profile set is good for both new production calibration on FCDEV3B
boards and recalibration of Openmoko-made units.

In terms of those Tx power level calibration profiles, the main change
from the old fcom1 to the new rf3166 ones is that I have set the
calibration targets for the highest power levels to the same
conservative reduced values as were used by Openmoko: 31.8 dBm for the
low bands and 28.8 dBm for the high bands.  The GSM 05.05 spec
official numbers are 33 and 30 dBm, respectively, but OM's factory
calibration config had them reduced by 1.2 dB; this reduction comes
from TI, i.e., it is not something that OM or FIC invented - TI's
ancient Sara RF calibration document (quite a few years before OM)
presents the same numbers.

Previously it seemed that we could get the full 30 dBm out in the DCS
band, and for EGSM and PCS bands I used a smaller 0.8 dB reduction,
putting them at 32.2 and 29.2 dBm, respectively, like TI did on their
LoCosto I-Sample board.  However, when I implemented calibration of Tx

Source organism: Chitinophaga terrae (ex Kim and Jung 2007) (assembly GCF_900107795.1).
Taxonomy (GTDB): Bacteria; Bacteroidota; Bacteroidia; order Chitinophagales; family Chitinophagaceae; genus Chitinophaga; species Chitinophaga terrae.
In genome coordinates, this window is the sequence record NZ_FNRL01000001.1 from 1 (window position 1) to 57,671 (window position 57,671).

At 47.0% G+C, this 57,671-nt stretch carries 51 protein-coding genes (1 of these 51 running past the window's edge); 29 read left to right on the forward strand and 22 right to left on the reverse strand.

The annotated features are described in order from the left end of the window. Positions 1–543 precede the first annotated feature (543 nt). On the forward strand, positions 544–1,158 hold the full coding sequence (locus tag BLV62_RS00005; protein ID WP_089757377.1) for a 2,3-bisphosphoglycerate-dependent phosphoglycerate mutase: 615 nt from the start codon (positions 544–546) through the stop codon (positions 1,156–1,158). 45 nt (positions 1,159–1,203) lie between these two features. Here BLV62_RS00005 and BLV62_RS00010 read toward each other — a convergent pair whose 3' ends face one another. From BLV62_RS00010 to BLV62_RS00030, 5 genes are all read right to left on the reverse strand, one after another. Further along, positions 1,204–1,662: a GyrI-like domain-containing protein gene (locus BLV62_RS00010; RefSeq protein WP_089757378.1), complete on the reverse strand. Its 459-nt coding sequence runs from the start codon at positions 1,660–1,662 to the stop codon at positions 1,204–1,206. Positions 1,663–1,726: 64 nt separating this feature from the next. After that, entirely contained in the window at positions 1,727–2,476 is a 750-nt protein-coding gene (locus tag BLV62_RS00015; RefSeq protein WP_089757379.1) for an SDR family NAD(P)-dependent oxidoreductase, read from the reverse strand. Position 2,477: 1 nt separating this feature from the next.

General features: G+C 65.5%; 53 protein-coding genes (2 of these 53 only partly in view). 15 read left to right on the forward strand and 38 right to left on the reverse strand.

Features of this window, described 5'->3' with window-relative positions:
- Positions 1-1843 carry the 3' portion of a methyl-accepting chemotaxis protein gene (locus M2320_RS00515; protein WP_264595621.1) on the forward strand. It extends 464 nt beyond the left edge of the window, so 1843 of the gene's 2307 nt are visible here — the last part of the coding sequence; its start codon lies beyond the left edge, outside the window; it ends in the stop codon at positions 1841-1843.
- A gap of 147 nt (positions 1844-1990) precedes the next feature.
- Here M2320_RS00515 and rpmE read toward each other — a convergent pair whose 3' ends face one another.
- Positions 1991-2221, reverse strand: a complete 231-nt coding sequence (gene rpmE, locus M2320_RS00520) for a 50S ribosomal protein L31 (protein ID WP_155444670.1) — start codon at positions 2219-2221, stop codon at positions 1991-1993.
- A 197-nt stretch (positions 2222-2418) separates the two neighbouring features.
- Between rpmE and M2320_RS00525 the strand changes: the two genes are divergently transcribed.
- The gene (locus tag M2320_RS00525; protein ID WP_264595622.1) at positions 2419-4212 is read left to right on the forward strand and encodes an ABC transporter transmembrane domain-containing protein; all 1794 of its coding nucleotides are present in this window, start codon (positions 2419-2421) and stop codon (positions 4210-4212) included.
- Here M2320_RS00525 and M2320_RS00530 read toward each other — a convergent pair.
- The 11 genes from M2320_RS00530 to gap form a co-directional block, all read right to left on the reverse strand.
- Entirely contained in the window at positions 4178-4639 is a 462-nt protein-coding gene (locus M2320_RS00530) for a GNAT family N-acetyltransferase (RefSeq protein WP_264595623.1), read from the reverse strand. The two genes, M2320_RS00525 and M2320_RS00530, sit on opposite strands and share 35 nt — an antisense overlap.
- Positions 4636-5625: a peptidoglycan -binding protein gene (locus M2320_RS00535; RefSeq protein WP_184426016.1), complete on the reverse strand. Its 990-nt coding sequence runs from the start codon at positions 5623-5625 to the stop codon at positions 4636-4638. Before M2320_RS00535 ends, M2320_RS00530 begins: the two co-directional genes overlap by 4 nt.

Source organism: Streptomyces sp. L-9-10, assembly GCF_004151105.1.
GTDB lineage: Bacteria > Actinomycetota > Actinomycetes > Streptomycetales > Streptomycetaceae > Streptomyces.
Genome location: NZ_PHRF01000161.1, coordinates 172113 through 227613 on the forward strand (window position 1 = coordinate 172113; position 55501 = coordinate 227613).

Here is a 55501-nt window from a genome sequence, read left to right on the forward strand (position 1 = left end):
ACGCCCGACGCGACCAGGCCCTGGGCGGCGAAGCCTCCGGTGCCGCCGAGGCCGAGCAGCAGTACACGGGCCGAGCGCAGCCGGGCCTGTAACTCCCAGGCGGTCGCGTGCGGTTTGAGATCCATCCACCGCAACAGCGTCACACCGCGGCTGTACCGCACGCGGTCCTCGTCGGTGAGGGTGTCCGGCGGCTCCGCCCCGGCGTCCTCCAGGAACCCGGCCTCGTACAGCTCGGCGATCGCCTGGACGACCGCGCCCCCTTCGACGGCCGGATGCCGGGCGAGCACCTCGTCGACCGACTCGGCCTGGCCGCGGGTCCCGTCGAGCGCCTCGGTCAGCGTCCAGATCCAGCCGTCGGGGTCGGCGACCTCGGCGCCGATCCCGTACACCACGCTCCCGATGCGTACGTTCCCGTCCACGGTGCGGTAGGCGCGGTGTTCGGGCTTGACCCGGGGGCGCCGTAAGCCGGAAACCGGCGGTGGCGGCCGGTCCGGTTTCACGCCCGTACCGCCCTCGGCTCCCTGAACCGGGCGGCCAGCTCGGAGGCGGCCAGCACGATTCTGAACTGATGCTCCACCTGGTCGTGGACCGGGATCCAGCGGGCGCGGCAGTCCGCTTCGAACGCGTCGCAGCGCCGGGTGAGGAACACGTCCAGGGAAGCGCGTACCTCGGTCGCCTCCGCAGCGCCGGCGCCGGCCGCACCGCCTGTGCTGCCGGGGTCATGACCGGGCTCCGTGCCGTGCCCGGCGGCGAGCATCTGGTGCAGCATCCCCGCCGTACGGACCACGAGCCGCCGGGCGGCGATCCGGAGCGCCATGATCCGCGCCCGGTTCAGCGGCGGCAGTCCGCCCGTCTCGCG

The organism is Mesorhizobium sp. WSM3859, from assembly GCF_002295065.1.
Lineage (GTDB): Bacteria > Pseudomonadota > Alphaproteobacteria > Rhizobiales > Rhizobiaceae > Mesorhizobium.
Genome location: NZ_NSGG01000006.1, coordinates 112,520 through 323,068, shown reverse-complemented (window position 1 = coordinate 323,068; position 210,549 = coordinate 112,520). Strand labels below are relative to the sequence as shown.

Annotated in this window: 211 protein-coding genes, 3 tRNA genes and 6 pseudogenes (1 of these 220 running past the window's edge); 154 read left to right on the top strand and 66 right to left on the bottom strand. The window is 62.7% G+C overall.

channel corrections (needed in order to be no worse than OM and other
historical commercial manufs), I discovered that when we go for the
very highest power levels (above TI's/OM's reduced-by-1.2 ceiling), we
go out of the range in which the RF PA acts linearly, i.e., out of the
range in which RF Vout is a mostly linear function of the APC DAC
control value.  Unfortunately I don't have enough GSM RF knowledge to
tell why, but my gut is telling me that going out of this zone of
linearity is probably a bad thing.  Setting the highest level
calibration targets to 31.8/28.8 dBm like TI and OM/FIC did keeps us
in the PA's linear range, so I am going to use these conservative